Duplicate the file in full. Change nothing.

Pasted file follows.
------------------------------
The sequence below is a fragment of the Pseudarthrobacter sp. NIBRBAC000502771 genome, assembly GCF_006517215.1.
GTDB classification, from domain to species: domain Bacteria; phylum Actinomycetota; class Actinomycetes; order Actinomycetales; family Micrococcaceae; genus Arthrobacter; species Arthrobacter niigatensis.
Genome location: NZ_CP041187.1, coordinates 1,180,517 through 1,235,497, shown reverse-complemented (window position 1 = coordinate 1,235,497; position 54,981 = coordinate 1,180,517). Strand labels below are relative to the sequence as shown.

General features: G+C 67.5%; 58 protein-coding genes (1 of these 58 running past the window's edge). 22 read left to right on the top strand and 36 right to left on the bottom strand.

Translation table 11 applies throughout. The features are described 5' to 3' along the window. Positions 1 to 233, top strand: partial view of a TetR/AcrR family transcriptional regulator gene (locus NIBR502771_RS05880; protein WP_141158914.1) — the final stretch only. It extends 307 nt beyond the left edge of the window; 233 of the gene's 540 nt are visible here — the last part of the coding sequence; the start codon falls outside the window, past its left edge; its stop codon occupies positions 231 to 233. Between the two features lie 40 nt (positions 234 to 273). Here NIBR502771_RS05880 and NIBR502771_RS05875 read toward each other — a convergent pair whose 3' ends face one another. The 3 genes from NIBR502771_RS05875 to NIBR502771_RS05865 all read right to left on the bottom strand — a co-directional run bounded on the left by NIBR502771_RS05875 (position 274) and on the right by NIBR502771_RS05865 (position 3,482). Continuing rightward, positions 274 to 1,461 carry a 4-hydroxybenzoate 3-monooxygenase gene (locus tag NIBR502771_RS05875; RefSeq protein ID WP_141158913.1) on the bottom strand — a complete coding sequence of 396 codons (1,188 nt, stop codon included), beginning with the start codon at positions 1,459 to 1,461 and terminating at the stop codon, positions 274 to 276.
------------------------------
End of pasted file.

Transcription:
The sequence below is a fragment of the Pseudarthrobacter sp. NIBRBAC000502771 genome, assembly GCF_006517215.1.
GTDB classification, from domain to species: domain Bacteria; phylum Actinomycetota; class Actinomycetes; order Actinomycetales; family Micrococcaceae; genus Arthrobacter; species Arthrobacter niigatensis.
Genome location: NZ_CP041187.1, coordinates 1,180,517 through 1,235,497, shown reverse-complemented (window position 1 = coordinate 1,235,497; position 54,981 = coordinate 1,180,517). Strand labels below are relative to the sequence as shown.

General features: G+C 67.5%; 58 protein-coding genes (1 of these 58 running past the window's edge). 22 read left to right on the top strand and 36 right to left on the bottom strand.

Translation table 11 applies throughout. The features are described 5' to 3' along the window. Positions 1 to 233, top strand: partial view of a TetR/AcrR family transcriptional regulator gene (locus NIBR502771_RS05880; protein WP_141158914.1) — the final stretch only. It extends 307 nt beyond the left edge of the window; 233 of the gene's 540 nt are visible here — the last part of the coding sequence; the start codon falls outside the window, past its left edge; its stop codon occupies positions 231 to 233. Between the two features lie 40 nt (positions 234 to 273). Here NIBR502771_RS05880 and NIBR502771_RS05875 read toward each other — a convergent pair whose 3' ends face one another. The 3 genes from NIBR502771_RS05875 to NIBR502771_RS05865 all read right to left on the bottom strand — a co-directional run bounded on the left by NIBR502771_RS05875 (position 274) and on the right by NIBR502771_RS05865 (position 3,482). Continuing rightward, positions 274 to 1,461 carry a 4-hydroxybenzoate 3-monooxygenase gene (locus tag NIBR502771_RS05875; RefSeq protein ID WP_141158913.1) on the bottom strand — a complete coding sequence of 396 codons (1,188 nt, stop codon included), beginning with the start codon at positions 1,459 to 1,461 and terminating at the stop codon, positions 274 to 276.